Hear about the Purrumpa: First Nations Arts & Culture National Gathering in Michelle's words...
Earlier this month I was privileged to be a part of the WA delegation invited to participate at Purrumpa, the largest gathering of First Nations art and culture in fifty years.
‘Purrumpa’ is a Kaurna language word meaning ‘to flourish or blossom’ and was generously gifted to the gathering by Kaurna Elder Uncle Lewis O’Brien.
About 400 artists, artworkers and academics from all over the country converged on the Adelaide Convention Centre for 5 days of sharing, learning, inspiring and at times, provocating.
One of my biggest takeaways from the event is just how crucial the arts are to telling the true history of this country. It really hit home just how much heavy lifting the arts is doing in educating Australians about our true history.
Many speakers noted that this is deliberate. By funding the arts to do this important truth telling work, it takes the onus off our education system and cultural institutions, and in some ways makes these truths sit in the space of artistic interpretation, instead of fact.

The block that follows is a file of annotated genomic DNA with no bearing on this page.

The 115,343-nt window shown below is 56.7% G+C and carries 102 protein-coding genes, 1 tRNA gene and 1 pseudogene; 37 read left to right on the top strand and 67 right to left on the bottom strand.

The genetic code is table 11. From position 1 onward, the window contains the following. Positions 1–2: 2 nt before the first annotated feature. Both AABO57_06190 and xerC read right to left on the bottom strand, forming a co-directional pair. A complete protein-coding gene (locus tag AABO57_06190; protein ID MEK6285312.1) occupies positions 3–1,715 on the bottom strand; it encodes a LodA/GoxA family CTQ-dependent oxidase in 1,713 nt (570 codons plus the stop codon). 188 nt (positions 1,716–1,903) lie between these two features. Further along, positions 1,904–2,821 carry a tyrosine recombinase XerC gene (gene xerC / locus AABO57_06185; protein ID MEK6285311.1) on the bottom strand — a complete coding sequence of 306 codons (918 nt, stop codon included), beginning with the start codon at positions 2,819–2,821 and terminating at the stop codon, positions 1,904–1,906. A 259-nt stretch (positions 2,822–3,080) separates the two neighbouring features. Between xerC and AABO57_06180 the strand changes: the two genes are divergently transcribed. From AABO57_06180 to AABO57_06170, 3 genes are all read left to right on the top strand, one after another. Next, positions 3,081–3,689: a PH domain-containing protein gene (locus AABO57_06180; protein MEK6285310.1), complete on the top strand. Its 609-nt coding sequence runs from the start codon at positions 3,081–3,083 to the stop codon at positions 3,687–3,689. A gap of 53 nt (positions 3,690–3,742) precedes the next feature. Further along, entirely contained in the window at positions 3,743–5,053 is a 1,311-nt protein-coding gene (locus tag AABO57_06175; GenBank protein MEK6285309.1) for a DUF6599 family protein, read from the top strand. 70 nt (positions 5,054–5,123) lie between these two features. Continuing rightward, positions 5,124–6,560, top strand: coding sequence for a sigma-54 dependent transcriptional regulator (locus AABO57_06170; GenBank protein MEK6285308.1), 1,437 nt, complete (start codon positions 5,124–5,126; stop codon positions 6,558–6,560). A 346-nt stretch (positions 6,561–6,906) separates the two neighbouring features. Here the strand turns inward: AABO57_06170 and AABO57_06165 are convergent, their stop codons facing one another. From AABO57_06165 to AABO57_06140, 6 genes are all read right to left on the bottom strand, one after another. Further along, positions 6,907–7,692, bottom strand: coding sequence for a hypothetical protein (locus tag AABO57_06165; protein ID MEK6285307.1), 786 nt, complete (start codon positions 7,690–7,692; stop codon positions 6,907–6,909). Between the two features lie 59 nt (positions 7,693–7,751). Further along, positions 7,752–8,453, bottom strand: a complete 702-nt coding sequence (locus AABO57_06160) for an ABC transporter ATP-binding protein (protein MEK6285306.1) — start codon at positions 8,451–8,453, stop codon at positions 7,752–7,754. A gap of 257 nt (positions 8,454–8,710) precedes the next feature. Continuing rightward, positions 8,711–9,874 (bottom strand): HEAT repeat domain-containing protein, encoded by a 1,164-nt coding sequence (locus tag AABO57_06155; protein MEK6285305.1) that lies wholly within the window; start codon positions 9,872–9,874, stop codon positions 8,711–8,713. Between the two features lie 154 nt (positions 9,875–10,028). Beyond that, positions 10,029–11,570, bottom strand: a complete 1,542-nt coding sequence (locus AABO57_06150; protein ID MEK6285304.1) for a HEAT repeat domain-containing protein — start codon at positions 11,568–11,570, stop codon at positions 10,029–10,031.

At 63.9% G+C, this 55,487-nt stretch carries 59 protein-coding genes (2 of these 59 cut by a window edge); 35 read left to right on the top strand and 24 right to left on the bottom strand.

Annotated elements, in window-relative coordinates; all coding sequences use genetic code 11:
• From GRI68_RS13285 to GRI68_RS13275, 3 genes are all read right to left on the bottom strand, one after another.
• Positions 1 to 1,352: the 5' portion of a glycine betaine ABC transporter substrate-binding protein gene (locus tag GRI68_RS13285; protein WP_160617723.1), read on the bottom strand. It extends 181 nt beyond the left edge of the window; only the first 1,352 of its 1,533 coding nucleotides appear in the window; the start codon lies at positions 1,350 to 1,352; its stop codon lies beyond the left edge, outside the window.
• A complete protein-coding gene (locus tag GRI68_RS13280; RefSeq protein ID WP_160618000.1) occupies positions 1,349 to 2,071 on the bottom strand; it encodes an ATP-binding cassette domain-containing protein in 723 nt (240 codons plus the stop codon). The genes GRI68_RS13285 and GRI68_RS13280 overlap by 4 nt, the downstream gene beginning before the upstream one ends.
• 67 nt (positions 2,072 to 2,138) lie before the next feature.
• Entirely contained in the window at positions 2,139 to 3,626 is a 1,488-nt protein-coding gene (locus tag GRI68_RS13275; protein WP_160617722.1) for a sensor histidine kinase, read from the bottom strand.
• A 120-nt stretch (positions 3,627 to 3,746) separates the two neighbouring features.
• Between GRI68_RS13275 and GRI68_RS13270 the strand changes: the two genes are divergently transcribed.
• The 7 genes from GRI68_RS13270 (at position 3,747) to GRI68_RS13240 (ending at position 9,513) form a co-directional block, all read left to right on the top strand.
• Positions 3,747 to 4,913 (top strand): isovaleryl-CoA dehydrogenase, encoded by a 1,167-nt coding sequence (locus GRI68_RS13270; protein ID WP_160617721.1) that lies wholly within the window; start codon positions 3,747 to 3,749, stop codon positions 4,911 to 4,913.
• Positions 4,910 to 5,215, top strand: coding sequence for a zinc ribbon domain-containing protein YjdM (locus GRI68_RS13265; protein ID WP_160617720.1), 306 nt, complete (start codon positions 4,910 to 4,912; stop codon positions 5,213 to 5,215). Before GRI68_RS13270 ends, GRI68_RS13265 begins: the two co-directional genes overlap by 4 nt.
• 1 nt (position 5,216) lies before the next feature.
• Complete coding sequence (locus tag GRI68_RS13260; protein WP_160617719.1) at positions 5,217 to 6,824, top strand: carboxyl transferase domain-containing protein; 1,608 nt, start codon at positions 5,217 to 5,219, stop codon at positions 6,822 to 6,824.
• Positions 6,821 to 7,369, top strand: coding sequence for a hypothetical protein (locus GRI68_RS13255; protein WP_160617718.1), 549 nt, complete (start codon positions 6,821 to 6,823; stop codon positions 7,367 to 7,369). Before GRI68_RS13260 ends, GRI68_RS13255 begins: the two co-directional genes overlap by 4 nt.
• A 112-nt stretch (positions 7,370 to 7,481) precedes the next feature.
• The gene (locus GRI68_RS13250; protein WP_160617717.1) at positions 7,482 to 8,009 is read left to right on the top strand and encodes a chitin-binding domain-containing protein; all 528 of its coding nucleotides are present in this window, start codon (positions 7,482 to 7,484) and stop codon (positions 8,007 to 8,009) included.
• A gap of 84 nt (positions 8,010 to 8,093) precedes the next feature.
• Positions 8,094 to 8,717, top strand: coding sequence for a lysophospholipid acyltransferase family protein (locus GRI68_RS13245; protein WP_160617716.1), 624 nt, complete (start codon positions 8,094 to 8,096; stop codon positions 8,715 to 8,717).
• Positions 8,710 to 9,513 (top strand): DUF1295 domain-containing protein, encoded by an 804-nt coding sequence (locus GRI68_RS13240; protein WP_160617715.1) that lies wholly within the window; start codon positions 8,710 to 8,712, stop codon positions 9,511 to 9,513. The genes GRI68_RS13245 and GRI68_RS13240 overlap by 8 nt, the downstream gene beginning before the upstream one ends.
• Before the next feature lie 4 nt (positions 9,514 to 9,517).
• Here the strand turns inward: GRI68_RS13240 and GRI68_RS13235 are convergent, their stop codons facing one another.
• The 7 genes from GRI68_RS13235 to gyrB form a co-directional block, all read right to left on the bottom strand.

While the week was packed with arts focussed keynote speeches, panel discussions and creative participation, the upcoming Referendum on Constitutional Recognition and the proposed Voice to Parliament was top of mind.
In her opening address, Federal Indigenous Affairs Minister Linda Burney pleaded with delegates to throw their support behind Recognition and the Voice. Meanwhile, Ilbijerri’s Artistic Director, Rachael Maza echoed the thoughts of many in the room by stating that Recognition must include the statement 'sovereignty never ceded’ and whatever federal body is created, it has to have authority and teeth, or it’s meaningless.
Finally, my favourite quote from the week.
“Stop looking at us a a problem to fix - give us a stage to light up the world” - Imagination Declaration, Indigenous Youth Forum.
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